CHAPTER 3: History to 1800

3.5 The Baroque, Rococo and Classical Periods 1600-1800

3.5.1 The west

1.2. Higher cultures in the 17th & 18th centuries: Romance language-area

Documentary evidence: 14 of 14



In 2004 Rogério Budasz wrote from Brazil about the publication of his very beautiful facsimile of a manuscript collection of tablature for salterio: 104 pages of marches, dances and songs, written in ink which has faded to a delightful brown, with red and blue annotations, as well as a coloured ink-drawing of the salterio, two pages of the traditional history of the instrument referring to King David and the Hebrew nebel, Aristotle, Cassiodorus, Augustinus, etc: and four pages of index.

The manuscript dates from the early 19th century, but since it includes repertorie which is known from 18thC. Spanish and Portuguese sources, as well as some popular songs that are still heard today, it gives a facinating link both backwards and forwards in time. The name of the author has disappeared along with half the front cover, but he is identified as Antonio Vieira dos Santos, born in Opporto in 1784, emigrated to Brazil in 1797, when he was 13: his own memoires record that he learnt the salterio from one Manuel Francisco Morato in Paranaguá, Brazil, in 1805, at which time he was 21.

Rogério writes

"The Notation system used by Vieira dos Santos has no parallel among the several known dulcimer or psaltery tablature types ... [but] uses a vertical reading tablature, divided in four columns, one for each of the four groups of strings, in which the numbers correspond to the courses. This system does not represent the rhythmic aspect in a precise way ... [but] a comparison with other existing versions or pieces of similar kind can help us determining the rhythm ..."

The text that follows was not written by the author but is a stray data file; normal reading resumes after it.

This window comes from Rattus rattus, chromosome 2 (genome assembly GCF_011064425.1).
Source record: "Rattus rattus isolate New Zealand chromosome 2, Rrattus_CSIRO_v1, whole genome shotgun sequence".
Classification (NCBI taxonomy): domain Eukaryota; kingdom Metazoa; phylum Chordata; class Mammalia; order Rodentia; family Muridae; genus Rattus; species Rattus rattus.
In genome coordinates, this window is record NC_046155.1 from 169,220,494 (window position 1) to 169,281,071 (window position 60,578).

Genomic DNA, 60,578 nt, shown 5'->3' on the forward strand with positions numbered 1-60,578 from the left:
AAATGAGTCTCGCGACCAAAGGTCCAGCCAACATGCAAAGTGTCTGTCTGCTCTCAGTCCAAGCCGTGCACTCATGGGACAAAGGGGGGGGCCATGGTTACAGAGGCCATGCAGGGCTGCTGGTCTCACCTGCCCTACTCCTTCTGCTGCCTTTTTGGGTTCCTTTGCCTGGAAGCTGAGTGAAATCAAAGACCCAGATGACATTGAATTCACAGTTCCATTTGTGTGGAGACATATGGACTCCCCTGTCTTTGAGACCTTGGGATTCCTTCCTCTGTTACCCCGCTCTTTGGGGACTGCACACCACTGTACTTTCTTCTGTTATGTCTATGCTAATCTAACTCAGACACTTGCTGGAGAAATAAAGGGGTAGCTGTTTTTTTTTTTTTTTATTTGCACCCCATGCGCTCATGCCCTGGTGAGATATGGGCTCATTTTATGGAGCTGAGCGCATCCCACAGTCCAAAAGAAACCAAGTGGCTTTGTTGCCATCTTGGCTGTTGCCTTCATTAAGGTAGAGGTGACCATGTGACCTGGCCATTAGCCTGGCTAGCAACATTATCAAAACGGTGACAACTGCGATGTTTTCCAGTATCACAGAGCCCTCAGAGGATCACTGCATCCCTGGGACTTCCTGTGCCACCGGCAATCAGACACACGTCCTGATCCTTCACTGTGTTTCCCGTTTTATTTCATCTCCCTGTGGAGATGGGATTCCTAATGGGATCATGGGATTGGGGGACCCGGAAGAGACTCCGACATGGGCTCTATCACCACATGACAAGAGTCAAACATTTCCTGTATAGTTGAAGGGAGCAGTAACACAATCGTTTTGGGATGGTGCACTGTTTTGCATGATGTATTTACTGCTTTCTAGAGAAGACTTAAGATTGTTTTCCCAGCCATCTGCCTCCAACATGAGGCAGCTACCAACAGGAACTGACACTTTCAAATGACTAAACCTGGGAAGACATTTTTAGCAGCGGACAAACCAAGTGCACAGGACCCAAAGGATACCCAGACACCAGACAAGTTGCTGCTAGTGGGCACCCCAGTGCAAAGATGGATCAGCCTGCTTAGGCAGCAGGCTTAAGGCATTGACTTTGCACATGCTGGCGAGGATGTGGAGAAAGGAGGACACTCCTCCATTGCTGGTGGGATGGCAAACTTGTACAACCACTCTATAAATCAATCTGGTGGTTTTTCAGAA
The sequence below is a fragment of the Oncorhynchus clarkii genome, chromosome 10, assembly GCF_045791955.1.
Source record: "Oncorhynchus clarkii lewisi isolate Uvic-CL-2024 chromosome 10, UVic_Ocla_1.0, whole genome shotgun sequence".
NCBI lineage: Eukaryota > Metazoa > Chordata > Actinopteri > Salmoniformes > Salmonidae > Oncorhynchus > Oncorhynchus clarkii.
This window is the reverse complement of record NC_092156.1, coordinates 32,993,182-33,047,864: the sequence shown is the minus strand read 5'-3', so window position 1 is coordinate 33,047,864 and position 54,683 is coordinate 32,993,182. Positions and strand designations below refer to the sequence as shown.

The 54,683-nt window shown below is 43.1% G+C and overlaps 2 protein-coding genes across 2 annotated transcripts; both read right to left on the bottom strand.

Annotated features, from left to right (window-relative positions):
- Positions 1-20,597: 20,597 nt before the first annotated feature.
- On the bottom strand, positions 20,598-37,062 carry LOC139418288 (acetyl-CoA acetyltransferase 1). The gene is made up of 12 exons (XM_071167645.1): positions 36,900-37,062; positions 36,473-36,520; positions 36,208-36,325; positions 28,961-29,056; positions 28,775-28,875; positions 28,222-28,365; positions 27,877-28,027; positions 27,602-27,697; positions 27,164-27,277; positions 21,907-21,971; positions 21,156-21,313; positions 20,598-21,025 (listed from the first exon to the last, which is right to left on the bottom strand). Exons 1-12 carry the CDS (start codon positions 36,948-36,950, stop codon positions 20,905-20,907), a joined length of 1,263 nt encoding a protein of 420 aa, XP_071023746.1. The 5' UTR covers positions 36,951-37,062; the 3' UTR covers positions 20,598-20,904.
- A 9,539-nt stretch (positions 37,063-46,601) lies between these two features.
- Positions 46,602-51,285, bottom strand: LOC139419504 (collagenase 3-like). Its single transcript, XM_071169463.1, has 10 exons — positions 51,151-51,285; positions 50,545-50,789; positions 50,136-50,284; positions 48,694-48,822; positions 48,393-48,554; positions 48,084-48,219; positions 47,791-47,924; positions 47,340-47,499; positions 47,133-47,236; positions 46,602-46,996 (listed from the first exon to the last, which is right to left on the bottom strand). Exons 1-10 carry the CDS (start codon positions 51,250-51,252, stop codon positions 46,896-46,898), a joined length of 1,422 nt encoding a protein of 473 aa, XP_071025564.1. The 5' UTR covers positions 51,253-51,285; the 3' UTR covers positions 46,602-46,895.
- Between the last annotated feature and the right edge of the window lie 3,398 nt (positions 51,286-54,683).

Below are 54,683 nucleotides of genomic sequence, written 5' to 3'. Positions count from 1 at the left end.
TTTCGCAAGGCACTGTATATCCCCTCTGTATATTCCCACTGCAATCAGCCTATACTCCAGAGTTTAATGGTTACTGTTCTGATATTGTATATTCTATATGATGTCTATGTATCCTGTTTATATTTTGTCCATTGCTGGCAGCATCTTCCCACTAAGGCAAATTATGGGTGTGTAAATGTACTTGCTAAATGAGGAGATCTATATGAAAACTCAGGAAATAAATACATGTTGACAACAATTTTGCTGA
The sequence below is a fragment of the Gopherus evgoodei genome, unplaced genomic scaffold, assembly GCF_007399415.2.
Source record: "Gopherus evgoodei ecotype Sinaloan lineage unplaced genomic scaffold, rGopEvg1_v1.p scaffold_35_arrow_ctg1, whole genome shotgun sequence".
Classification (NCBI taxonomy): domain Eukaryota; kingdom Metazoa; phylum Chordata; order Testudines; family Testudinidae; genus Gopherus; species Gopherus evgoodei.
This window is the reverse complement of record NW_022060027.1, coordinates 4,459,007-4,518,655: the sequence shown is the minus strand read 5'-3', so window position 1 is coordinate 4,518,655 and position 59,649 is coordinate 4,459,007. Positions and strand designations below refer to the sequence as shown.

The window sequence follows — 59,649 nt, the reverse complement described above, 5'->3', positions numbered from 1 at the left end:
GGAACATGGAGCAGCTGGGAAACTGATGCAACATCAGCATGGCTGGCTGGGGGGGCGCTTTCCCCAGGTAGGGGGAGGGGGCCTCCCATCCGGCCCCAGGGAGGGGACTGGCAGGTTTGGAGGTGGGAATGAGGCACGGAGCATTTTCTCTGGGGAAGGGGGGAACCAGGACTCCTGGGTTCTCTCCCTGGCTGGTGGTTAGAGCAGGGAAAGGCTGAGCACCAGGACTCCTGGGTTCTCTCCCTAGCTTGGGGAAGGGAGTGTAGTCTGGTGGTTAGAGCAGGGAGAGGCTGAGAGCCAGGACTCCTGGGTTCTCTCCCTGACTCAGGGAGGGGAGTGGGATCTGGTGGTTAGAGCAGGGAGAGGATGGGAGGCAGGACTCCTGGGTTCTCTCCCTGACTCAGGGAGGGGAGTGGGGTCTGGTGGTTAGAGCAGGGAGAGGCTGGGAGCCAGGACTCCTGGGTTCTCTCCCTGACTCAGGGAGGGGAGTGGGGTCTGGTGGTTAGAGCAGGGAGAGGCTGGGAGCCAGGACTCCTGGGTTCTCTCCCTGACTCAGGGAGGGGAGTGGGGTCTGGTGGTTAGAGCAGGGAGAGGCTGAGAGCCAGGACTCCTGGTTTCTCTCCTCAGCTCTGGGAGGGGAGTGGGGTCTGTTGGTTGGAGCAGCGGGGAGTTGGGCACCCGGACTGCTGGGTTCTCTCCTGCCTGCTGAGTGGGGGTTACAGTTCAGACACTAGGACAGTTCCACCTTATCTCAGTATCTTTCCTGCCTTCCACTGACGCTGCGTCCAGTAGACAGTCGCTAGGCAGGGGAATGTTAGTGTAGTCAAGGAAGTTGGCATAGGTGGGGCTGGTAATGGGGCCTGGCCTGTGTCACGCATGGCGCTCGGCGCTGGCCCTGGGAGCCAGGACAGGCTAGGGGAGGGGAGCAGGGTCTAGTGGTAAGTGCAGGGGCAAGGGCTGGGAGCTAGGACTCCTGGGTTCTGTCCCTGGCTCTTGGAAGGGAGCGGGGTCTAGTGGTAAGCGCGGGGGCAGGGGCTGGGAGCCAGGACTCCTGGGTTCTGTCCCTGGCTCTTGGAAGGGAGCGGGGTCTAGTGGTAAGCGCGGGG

The facsmile is published as Cifras de música para Saltério, published by Imprensa Oficial do Paraná; the commentary and manuscript text are only in Portuguese, but there is an English web-based summary here.


fig. 100: painting on wood, c.1700
Bayerisches National Museum, München
(MU85, 14288 17/18)


fig. 100b: painting on tiles
by Willem van der Koet,
Lisbon 1707

Rogério discusses whether is was more likely that hammers or fingers would have been used at this time in Brazil: on the one hand, surviving instruments have no hammers, but of course they can have simply disappeared the way loose things do. He suggests that hammering was known in 18thC. Portugal, since there is a tile illustration which shows it: but we should also note that these tiles were produced in the Amsterdam studio of Willem van der Kloet and exported to Portugal, and there is a rather similar painting in Munich from just the same time, as well as an illustration shown by Kinsky featuring the same subject: so it's a very open question who was painting what, what models they had, and whose reality they might have been representing. Apart from that, the ensemble depicted - salterio, flute and lute - isn't one which has been normal in any other context, and as depicted, the proportions of the flute don't exactly encourage the viewer to believe that the artist had a prime concern with portraying reality.

Rogério's edition also includes transcriptions of the tablatures - as creative a piece of work as trying to establish the rhythms of mediaeval organum - as well as notices of three instruments which my own study did not discover: one labelled as made by Antonio Tiago in the castle of Rio de Janeiro in 1767, currently in the museum of the School of Music of the Federal University of Rio de Janeiro, and two more by the same maker in Portugal - Lisbon and Guimarães (in the north-west, historically the first capital of a Portugal newly-independent from the Kingdom of Leon in the 1100's). Fascinating that the only dulcimers which this study discovered in Portugual came from the New World: in the Spanish and English-speaking worlds, for example, the situation is the other way round: we still have a long way to go in piecing together the puzzle of the instrument's early use and dissemination.